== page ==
The Christmas Eve Holy Supper is a central part of holiday celebrations for some families, and how it is celebrated varies depending on the country, specific religious affiliation, and even family. Some countries have a much more elaborate fast in addition to Christmas Eve Holy Supper, and one such lengthy fast is called the Feast of the Nativity of Jesus Christ.
What is Christmas Eve Holy Supper?
Setting The Atmosphere
Christmas Eve Holy Supper traditionally does not begin until after the sun has set. Members present are often sprinkled with holy water. Candles are lit at the table. The candles are meant to represent Christ, the Light of the World.
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Many families I know that have an annual Christmas Eve Holy Supper leave an empty spot at their dining table for baby Jesus. In Poland is it customary to exchange gifts before eating Christmas Eve Holy Supper. Exchanging gift is not the primary focus, however, and the special foods that everyone is eager to enjoy have greater importance.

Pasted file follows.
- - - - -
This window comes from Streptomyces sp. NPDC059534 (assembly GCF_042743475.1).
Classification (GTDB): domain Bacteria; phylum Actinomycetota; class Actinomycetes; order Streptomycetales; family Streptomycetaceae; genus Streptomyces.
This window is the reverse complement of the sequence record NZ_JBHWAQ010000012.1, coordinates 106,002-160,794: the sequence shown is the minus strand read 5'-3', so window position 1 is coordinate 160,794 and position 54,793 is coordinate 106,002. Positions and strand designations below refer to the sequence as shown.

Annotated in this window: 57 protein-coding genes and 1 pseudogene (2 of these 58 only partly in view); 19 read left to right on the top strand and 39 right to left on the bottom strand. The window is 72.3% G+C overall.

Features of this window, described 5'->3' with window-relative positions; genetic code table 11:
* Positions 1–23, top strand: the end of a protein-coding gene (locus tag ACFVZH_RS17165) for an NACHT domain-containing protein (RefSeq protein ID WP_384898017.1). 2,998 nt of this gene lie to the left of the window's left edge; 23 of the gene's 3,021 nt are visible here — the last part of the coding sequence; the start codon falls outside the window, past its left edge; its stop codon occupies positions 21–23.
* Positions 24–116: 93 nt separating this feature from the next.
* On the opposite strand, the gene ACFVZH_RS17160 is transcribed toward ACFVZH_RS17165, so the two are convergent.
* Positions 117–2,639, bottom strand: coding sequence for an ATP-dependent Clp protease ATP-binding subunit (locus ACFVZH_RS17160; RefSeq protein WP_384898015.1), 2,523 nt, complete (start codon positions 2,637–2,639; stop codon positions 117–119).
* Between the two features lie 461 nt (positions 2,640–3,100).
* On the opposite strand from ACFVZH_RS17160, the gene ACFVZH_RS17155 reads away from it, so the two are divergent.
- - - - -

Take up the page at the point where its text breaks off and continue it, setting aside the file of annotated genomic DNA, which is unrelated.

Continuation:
Christmas Eve Holy Supper encompasses interesting culinary selections. There are usually 12 food items served which are intended to represent the 12 apostles. Examples of food items serve include beet soup, poppy seed cake, and herring. The types of foods served to vary by country, region, and also my family. Devout Christians also observe a very strict 24-hour fast leading up to the Christmas Eve Holy Supper. Fasting does not hold the importance that it once did for many Christians, but some followers insist on keeping up this tradition.
A Tradition Lost?
The Christmas Eve Holy Supper was once a more integral component of the holiday season. As religious attendance declines, so does some of the age-old customs that were once observed. Still, some families to eagerly await and enjoy a traditional Merry Christmas Eve Holy Supper, and it provides an excellent chance for family members to get together.